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Understanding the Mutations of SARS-CoV-2

Research from the lab of Jana Shen looks at a mutation causing diminished effectiveness of Paxlovid.

Joseph Clayton and Jana Shen

By Andrew Tie
January 11, 2024

Featured image: Joseph Clayton and Jana Shen. 

A research team in the Department of Pharmaceutical Sciences (PSC) at the University of Maryland School of Pharmacy (UMSOP) is investigating the science behind SARS-CoV-2, the virus that causes COVID-19, and therapeutics to treat it.

A new publication in the Journal of Chemical Information and Modeling, led by Jana Shen, PhD, professor of PSC and co-director of the Computer-Aided Drug Design Center, looks at nirmatrelvir, better known by its trade name Paxlovid, an antiviral drug approved by the US Food and Drug Administration (FDA) to treat mild-to-moderate COVID-19.

“There has been an incredible amount of research in the last few years to understand COVID-19 and how to treat it,” Shen said. “In order to optimize the therapeutics for this constantly evolving disease, we have to understand the basic science behind it and how drugs interact with the disease.”

Joseph Clayton, PhD, now an ORISE fellow with the FDA, and Vinicius Martins de Oliveira, PhD, now a postdoctoral fellow at Eli Lilly and Company, also collaborated on the research as part of the Shen Lab.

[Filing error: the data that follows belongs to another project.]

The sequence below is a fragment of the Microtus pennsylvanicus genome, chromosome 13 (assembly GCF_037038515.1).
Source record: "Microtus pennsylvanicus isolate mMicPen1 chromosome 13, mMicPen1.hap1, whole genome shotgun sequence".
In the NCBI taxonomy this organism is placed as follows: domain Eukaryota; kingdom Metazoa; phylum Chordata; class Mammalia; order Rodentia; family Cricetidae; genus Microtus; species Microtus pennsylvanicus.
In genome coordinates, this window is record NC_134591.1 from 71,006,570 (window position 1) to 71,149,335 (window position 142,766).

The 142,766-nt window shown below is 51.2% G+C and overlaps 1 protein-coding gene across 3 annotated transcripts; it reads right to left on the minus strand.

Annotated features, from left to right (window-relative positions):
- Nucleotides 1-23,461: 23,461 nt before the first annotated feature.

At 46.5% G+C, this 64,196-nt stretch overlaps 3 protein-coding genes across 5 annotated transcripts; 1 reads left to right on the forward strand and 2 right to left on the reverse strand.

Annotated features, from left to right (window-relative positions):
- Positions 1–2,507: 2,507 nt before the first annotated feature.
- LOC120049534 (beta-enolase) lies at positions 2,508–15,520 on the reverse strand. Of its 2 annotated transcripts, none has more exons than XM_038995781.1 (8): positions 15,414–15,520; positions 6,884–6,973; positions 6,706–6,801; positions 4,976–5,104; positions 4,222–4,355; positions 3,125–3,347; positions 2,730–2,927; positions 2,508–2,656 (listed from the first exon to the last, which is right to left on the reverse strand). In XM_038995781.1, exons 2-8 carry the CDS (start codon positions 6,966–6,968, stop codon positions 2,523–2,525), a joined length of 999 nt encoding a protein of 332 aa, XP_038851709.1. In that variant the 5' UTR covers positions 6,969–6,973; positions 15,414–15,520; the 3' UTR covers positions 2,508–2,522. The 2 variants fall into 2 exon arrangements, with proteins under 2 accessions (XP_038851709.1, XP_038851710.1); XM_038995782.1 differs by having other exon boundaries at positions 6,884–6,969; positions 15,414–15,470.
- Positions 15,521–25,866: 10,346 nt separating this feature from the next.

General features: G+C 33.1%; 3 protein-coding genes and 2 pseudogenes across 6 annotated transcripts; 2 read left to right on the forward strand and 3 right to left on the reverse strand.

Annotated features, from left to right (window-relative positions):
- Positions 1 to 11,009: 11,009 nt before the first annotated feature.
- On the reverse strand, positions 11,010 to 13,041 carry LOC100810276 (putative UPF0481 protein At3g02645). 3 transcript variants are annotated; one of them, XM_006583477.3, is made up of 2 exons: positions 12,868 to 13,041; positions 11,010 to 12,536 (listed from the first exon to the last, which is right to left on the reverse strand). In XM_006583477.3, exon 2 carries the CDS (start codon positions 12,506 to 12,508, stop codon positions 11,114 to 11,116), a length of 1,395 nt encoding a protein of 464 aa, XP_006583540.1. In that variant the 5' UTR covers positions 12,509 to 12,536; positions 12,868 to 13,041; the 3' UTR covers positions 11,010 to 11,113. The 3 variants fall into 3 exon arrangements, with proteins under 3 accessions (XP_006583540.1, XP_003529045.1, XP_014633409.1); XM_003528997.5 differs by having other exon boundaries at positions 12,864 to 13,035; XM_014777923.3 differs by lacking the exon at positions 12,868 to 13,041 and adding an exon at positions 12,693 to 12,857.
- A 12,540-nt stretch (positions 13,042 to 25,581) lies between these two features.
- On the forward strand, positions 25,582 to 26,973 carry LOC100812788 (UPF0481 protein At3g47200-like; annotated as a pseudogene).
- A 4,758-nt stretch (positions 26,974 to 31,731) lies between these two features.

Paxlovid works by inhibiting the main protease (Mpro), an enzyme that helps in protein production, of SARS-CoV-2. Studies have found a rare mutation of Mpro significantly reduced the effectiveness of Paxlovid, and the Shen-led team sought to understand why.

Clayton and Martins de Oliveira started by creating the computational models of the mutant and regular Mpro bound to Paxlovid that allowed them to investigate Mpro on an atomistic level.

“In a way, our approach in using computational models acts as a powerful microscope where we can both verify results found in experimental labs and reveal details down to individual atoms,” Clayton said.

The researchers conducted molecular dynamic simulations to see the various configurations Mpro could adopt, both in the mutant and regular forms. Next, the Shen lab fed this data into an artificial neural network to detect changes between mutant and regular Mpro. The mutant Mpro showed subtle but consistent changes in an important region called the oxyanion loop that is targeted by nirmatrelvir, which is what the Shen lab believes leads to the decreased effectiveness of the drug.

“This approach leveraging our expertise in computer-aided drug design and simulating different mutations of Mpro provides incredible insight into those interactions,” Shen said. “Ultimately we think this research will help drugmakers in understanding how to best design Paxlovid for the current mutations in the virus and could serve as a model for investigating mutation effects on other protein drug targets.”

This work was completed in collaboration with Rolf Hilgenfeld’s group at the University of Lübeck, Germany. Their experimental findings revealed the mutation destabilizes Paxlovid, confirming the Shen lab hypothesis.

The computational work was supported by NIH grants R01GM098818 and R01CA256557, while the experimental work was supported by the German Center for Infection Research (project FF01.905).

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